Like

    • sidesplittin Jan 11, 2016 / 2:05 pm

      Couldn’t agree more – bit of revisionism going on here.

      Gibson got the tic-tac from the WI gig after four humdrum years. Troy Cooley was all the rage for his efforts with reverse swing in 2005 yet, concurrently, Jimmy Anderson was unselectable whilst they tried to remodel his action. I remember him spraying it all round the Wanderers on the 2004/05 tour – it was only after Cooley left his post and Moores took over that Jimmy began his successful second coming.

      Like

    • jennyah46 Jan 11, 2016 / 2:13 pm

      Thanks for this. A different view. I’m learning all the time 🙂

      Like

      • Benny Jan 11, 2016 / 4:41 pm

        Me too. It’s one of the things that makes this blog special, especially when people can offer an alternative view and not get Selveyed for it

        Liked by 1 person

      • Alec Jan 11, 2016 / 4:43 pm

        Don’t say that to me. My ego needs little enough stroking as it is.

        Like

  9. Tuffers86 Jan 11, 2016 / 2:22 pm

    Sorry Sean, it was rude not to talk about your piece. Fair comments throughout.

    Like

  10. Tuffers86 Jan 11, 2016 / 2:41 pm

    This might be good. According to Dan Roan responding to Nixon, he will be answering questions RE Giles Clarke.

    Liked by 1 person

    • LordCanisLupus Jan 11, 2016 / 10:38 pm

      He had all the time in the world for David What’s His Name and Giles.

      My amusement was the maiden aunt clutching at pearls from some about the interview.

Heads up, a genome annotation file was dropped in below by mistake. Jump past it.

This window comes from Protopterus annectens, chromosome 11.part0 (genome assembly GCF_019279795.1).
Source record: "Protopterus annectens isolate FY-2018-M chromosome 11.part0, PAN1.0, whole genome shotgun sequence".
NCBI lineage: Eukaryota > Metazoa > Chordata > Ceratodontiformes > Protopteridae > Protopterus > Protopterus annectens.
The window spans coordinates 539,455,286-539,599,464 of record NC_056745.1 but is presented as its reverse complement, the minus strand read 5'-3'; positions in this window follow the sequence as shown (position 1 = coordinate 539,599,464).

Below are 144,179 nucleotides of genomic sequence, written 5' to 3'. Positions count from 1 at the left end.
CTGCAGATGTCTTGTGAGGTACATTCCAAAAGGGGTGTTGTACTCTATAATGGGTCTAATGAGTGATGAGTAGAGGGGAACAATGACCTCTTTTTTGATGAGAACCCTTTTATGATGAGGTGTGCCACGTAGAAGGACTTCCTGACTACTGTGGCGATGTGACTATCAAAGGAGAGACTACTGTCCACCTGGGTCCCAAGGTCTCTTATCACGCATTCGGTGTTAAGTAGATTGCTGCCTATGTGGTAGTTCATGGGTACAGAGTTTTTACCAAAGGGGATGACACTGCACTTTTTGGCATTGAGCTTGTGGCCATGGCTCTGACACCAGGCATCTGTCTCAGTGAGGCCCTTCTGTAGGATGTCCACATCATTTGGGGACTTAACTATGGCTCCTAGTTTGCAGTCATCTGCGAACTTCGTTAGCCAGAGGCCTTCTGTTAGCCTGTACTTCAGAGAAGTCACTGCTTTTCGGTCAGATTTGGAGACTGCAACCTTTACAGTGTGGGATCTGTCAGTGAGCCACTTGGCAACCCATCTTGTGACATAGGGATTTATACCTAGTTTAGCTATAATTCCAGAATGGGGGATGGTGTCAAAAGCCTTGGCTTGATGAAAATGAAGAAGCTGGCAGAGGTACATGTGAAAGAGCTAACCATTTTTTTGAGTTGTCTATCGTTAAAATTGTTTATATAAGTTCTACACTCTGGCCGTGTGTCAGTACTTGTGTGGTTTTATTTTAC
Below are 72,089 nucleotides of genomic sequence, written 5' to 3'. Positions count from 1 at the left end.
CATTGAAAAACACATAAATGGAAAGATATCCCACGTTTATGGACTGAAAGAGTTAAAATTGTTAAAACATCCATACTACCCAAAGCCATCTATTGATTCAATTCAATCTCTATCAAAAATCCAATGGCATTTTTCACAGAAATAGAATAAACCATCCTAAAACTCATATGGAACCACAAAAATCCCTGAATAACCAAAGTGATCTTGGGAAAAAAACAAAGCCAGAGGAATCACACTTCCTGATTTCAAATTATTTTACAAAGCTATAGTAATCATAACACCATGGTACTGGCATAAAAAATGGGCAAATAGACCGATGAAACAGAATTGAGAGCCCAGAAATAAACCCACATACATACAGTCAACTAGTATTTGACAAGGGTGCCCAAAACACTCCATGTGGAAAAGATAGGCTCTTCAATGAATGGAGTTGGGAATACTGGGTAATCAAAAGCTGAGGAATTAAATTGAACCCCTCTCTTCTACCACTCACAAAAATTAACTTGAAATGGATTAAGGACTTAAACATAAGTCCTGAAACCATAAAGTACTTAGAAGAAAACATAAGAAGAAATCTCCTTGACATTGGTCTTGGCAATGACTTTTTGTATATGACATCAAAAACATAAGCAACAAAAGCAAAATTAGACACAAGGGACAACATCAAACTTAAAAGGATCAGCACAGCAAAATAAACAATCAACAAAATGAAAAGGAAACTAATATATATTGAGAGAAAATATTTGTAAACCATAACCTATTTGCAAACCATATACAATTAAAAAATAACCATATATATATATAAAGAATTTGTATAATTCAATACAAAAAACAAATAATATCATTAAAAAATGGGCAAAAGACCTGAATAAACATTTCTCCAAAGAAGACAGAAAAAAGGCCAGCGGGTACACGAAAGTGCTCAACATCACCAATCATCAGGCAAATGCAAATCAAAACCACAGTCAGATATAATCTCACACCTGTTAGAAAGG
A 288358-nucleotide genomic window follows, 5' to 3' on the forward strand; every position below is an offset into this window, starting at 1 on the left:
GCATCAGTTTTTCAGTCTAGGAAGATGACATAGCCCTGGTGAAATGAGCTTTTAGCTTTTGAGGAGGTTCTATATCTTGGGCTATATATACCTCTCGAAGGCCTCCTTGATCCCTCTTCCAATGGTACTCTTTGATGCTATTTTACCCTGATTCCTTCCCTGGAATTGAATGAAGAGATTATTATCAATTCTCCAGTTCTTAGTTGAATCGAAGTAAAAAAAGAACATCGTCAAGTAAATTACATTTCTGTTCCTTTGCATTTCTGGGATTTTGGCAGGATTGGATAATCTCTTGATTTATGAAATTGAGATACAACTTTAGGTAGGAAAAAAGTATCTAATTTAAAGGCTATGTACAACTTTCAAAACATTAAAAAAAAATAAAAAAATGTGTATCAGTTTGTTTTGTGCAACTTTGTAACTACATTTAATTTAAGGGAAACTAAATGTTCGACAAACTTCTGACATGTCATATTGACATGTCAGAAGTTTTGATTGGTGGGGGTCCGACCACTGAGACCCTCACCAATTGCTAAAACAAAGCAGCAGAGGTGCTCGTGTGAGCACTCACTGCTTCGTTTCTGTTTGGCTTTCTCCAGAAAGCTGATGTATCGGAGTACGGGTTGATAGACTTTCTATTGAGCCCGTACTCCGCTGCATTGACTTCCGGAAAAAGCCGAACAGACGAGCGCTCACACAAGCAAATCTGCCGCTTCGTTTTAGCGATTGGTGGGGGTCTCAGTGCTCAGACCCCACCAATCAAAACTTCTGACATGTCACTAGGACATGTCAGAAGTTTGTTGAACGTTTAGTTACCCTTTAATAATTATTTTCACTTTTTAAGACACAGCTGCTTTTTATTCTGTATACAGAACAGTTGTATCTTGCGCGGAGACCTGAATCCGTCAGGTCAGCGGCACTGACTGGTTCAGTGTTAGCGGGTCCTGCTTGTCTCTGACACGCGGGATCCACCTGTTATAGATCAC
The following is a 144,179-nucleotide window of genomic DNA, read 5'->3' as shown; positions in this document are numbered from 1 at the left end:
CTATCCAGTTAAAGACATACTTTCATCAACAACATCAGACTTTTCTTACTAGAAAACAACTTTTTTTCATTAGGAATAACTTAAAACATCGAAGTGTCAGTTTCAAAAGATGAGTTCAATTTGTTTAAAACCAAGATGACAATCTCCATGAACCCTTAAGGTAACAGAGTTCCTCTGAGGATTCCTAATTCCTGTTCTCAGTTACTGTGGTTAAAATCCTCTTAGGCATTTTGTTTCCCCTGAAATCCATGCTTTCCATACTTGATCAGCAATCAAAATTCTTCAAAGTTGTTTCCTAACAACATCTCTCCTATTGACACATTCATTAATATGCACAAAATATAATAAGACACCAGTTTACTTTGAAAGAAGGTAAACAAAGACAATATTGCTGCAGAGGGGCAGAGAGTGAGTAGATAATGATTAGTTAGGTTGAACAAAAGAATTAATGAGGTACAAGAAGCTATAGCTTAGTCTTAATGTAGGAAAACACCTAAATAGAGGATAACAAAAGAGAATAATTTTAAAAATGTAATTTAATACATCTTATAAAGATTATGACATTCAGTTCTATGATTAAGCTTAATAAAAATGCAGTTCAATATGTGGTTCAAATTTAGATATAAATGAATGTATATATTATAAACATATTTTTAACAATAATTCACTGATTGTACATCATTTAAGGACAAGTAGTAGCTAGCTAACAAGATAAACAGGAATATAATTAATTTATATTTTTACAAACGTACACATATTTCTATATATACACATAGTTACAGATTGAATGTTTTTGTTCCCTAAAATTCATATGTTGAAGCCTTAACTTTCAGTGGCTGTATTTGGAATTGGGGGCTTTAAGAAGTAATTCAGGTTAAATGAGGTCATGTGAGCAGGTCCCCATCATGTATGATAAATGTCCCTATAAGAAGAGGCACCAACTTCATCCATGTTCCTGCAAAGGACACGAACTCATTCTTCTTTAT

Like

    • Zephirine Jan 11, 2016 / 8:10 pm

      A short book could be written on the ways that my comparison, the shot and the poem, is inappropriate or even silly.

      Uh-huh.

      Liked by 1 person

      • Benny Jan 11, 2016 / 8:17 pm

        Extremely short. “Pointless” sums it up for me

        Like

    • sidesplittin Jan 11, 2016 / 8:45 pm

      You can imagine him reclining back in his chair after penning that pointless drivel with a satisfied smile on his dial. 😤

      Like

    • MM Jan 11, 2016 / 11:32 pm

      What a fecking pseud. Don’t want to be anti-intellectual or whatevs, but that self-important joker takes the Winter Oat and Spiced Cranberry biscuit.

      God help us, is he back on commentary in the next Test?

      Like

      • SteveT Jan 12, 2016 / 11:25 am

        Thankfully he’s sitting this tour out. On the negative side it gives him more time to write even more mind-numbing drivel like this latest offering

        Liked by 1 person

    • SteveT Jan 12, 2016 / 11:22 am

      Bloody hell fire!! FICJAM could fill Private Eye’s Pseud’s corner every week. He must be upset he’s not got a Dmitri yet, so he’s putting in an early bid,

      Like

  11. LordCanisLupus Jan 11, 2016 / 8:49 pm